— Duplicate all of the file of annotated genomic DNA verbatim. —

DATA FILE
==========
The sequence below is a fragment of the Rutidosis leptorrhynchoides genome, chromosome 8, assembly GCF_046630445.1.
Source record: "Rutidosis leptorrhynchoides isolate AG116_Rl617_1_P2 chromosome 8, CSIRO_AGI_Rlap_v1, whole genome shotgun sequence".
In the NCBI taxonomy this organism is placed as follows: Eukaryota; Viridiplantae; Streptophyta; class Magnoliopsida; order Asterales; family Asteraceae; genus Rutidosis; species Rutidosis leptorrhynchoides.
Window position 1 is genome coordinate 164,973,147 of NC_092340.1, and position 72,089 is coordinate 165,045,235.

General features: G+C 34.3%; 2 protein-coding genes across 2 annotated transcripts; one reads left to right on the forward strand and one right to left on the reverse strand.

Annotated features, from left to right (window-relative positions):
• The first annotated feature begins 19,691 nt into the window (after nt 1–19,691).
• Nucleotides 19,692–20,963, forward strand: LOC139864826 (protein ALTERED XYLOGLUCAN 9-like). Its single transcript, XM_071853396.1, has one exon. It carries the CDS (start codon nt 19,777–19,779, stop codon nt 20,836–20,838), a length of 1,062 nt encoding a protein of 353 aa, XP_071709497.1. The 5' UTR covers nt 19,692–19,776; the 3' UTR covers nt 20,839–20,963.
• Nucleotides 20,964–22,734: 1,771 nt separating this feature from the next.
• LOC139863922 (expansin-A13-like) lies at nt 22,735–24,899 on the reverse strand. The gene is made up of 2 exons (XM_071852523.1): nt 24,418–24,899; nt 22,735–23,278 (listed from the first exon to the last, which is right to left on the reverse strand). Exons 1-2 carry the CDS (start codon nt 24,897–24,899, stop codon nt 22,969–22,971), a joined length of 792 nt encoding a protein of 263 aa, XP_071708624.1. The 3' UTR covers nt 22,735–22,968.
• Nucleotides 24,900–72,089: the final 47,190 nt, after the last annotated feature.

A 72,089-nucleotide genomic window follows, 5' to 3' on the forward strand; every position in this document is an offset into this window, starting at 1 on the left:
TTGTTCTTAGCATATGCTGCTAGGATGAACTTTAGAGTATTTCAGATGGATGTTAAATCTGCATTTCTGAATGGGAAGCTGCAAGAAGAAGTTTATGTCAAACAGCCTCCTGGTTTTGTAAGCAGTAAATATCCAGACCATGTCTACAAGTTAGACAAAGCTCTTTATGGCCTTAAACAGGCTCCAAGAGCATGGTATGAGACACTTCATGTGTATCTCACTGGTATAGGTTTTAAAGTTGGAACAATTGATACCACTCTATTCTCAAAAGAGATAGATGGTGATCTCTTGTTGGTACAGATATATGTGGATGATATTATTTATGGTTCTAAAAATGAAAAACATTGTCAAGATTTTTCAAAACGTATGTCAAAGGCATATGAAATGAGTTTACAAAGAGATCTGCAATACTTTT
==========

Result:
The sequence below is a fragment of the Rutidosis leptorrhynchoides genome, chromosome 8, assembly GCF_046630445.1.
Source record: "Rutidosis leptorrhynchoides isolate AG116_Rl617_1_P2 chromosome 8, CSIRO_AGI_Rlap_v1, whole genome shotgun sequence".
In the NCBI taxonomy this organism is placed as follows: Eukaryota; Viridiplantae; Streptophyta; class Magnoliopsida; order Asterales; family Asteraceae; genus Rutidosis; species Rutidosis leptorrhynchoides.
Window position 1 is genome coordinate 164,973,147 of NC_092340.1, and position 72,089 is coordinate 165,045,235.

General features: G+C 34.3%; 2 protein-coding genes across 2 annotated transcripts; one reads left to right on the forward strand and one right to left on the reverse strand.

Annotated features, from left to right (window-relative positions):
• The first annotated feature begins 19,691 nt into the window (after nt 1–19,691).
• Nucleotides 19,692–20,963, forward strand: LOC139864826 (protein ALTERED XYLOGLUCAN 9-like). Its single transcript, XM_071853396.1, has one exon. It carries the CDS (start codon nt 19,777–19,779, stop codon nt 20,836–20,838), a length of 1,062 nt encoding a protein of 353 aa, XP_071709497.1. The 5' UTR covers nt 19,692–19,776; the 3' UTR covers nt 20,839–20,963.
• Nucleotides 20,964–22,734: 1,771 nt separating this feature from the next.
• LOC139863922 (expansin-A13-like) lies at nt 22,735–24,899 on the reverse strand. The gene is made up of 2 exons (XM_071852523.1): nt 24,418–24,899; nt 22,735–23,278 (listed from the first exon to the last, which is right to left on the reverse strand). Exons 1-2 carry the CDS (start codon nt 24,897–24,899, stop codon nt 22,969–22,971), a joined length of 792 nt encoding a protein of 263 aa, XP_071708624.1. The 3' UTR covers nt 22,735–22,968.
• Nucleotides 24,900–72,089: the final 47,190 nt, after the last annotated feature.

A 72,089-nucleotide genomic window follows, 5' to 3' on the forward strand; every position in this document is an offset into this window, starting at 1 on the left:
TTGTTCTTAGCATATGCTGCTAGGATGAACTTTAGAGTATTTCAGATGGATGTTAAATCTGCATTTCTGAATGGGAAGCTGCAAGAAGAAGTTTATGTCAAACAGCCTCCTGGTTTTGTAAGCAGTAAATATCCAGACCATGTCTACAAGTTAGACAAAGCTCTTTATGGCCTTAAACAGGCTCCAAGAGCATGGTATGAGACACTTCATGTGTATCTCACTGGTATAGGTTTTAAAGTTGGAACAATTGATACCACTCTATTCTCAAAAGAGATAGATGGTGATCTCTTGTTGGTACAGATATATGTGGATGATATTATTTATGGTTCTAAAAATGAAAAACATTGTCAAGATTTTTCAAAACGTATGTCAAAGGCATATGAAATGAGTTTACAAAGAGATCTGCAATACTTTT